In an increasingly globalized world, albeit with local interests, where stories often break on social media before anyone has time to breathe, journalists and PR pros can't afford to be "geography challenged."
The torture and torment of women has become an ideology for some. What we can give ourselves as women, no one else will. Women of the world, rise up for your dignity and equality.
One of the great markers of maturity is an appreciation for complexity. Although I'm of Somali descent, I did most of my growing up in Nairobi and London. As the years zipped by, the lens of my identity also zoomed out to encompass my sexuality as an out and proud gay man.
The award-winning Kenyan writer Binyavanga Wainaina is many things to many people. For some, including me, he is simply one of the most imaginative and gifted writers at work today. For others, and again I include myself in this list, he is a pan-African cultural hero.
Picking up an amazing travel memoir about someone else's experience in a foreign country is one of the most effective ways for would-be travelers to escape, on a more regular basis than their annual holiday.
A decade and few years working as a journalist taught me few good things. Few but enough to help me pave my way to the truth whenever it's a bit clear for someone like me to see.
In order to genuinely win the hearts and minds of the ordinary citizens, the Somali leadership must not hasten making decisions on their behalf or self-interest by signing any treaty at a disadvantaged position with countries that have more negative record than positive.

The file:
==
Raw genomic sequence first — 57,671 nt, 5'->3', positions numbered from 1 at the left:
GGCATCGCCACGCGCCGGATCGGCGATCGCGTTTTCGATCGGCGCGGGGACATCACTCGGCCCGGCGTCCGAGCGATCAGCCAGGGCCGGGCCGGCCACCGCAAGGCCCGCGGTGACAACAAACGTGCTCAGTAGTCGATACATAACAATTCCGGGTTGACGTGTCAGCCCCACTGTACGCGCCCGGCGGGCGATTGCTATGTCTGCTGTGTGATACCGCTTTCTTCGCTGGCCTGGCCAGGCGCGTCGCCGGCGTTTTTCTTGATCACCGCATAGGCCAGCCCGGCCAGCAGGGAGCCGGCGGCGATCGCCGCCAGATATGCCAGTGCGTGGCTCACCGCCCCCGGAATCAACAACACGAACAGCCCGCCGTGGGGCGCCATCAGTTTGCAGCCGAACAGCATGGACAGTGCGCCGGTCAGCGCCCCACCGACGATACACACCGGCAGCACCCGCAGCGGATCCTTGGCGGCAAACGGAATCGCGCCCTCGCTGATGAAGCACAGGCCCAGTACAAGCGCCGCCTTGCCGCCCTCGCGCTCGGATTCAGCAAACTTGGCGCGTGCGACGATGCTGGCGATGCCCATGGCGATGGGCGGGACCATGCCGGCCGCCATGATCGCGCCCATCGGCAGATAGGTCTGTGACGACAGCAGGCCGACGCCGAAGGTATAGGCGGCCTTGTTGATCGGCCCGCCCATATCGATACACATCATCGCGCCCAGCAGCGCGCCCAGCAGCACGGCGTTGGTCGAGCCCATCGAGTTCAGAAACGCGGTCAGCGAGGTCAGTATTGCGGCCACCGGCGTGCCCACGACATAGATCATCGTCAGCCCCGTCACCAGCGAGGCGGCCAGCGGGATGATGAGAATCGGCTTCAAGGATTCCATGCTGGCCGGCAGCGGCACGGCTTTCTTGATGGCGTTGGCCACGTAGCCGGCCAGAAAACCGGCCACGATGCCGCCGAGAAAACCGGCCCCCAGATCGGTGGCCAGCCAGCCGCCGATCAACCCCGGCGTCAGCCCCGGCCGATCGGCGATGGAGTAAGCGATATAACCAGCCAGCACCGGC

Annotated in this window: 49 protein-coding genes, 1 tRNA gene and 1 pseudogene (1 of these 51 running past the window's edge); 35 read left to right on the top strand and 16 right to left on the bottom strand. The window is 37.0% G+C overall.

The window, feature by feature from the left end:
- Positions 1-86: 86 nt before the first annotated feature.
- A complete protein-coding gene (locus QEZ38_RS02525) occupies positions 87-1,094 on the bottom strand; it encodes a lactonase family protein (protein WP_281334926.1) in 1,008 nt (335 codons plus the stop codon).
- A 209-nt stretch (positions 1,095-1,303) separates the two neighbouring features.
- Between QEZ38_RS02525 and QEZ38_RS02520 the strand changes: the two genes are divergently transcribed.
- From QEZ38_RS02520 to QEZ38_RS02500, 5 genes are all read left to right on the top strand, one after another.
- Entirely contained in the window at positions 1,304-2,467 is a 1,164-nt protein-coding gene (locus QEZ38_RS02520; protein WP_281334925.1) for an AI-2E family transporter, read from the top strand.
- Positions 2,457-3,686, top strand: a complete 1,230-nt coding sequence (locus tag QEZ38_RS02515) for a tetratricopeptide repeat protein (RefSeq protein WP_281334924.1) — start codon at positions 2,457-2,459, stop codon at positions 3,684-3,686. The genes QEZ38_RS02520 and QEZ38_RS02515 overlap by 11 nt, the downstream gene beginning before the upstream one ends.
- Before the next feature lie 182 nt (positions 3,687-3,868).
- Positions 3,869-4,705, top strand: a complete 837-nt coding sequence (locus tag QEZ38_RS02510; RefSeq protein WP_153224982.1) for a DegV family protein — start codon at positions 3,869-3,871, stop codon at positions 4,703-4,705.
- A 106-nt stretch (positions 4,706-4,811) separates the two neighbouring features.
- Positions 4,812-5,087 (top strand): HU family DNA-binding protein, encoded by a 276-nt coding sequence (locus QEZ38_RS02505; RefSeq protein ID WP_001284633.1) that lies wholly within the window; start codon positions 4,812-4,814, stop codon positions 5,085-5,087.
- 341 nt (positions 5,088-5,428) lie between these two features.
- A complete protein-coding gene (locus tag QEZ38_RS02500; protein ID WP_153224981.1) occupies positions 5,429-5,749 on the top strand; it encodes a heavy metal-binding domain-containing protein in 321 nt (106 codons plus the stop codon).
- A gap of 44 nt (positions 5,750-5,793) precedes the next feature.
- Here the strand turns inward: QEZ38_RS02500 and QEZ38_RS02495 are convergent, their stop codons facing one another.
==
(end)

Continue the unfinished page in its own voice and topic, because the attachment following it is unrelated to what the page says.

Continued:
The United Nations' own commitment to the principles of 1325 must also be scrutinised and called into question. Women have been all but absent from the ongoing peace efforts in Syria.
Someday you will stop crying in your sleep. Someday you will have your own home, and you will draw fashion illustrations on the walls and the kitchen cupboards to remind you of your 13-year-old self. Someday you will walk down the street with a sense of achievement and self-contained confidence.
Two potent forces power the Ebola and ISIS epidemics that the media are ignoring. They're (1) breakdown of governing authority, and (2) dissolution of "social capital" -- ties of trust and cooperation that empower individuals, families, and others to forge coalitions and tackle common problems at the community level.
Addressing root causes of inequality, inequity and injustice and promoting the well-being of Yemeni citizens will ensure that the country thrives in the long-term.
As the United States ramps up its 'no boots on the ground' war against jihadists in Iraq and Syria, the stream of threats emanating from the region appear to grow ever wider and deeper.
The African elephant population has decreased by more than 60 percent over the past decade. Just in the past three years, ivory-seeking poachers have killed more than 100,000 elephants.
Not even the specter of a spillover of Islamic extremism from Somalia can dampen the atmosphere in Kenya, where commercial oil production is expected to begin in 2016 and discovery after discovery has made this the hottest and fastest-paced hydrocarbon scene on the continent.
Famine is at Somalia's door once again. In May, U.N. officials alerted the international community that up to 200,000 children under the age of five could die from severe malnutrition by the end of the year. The situation is exacerbated by the limited international response.
Al-Shabaab remains a real and credible threat and should be addressed as one. The likelihood of another spectacular commercial shopping center attack in the region remains as real today as it did a year ago.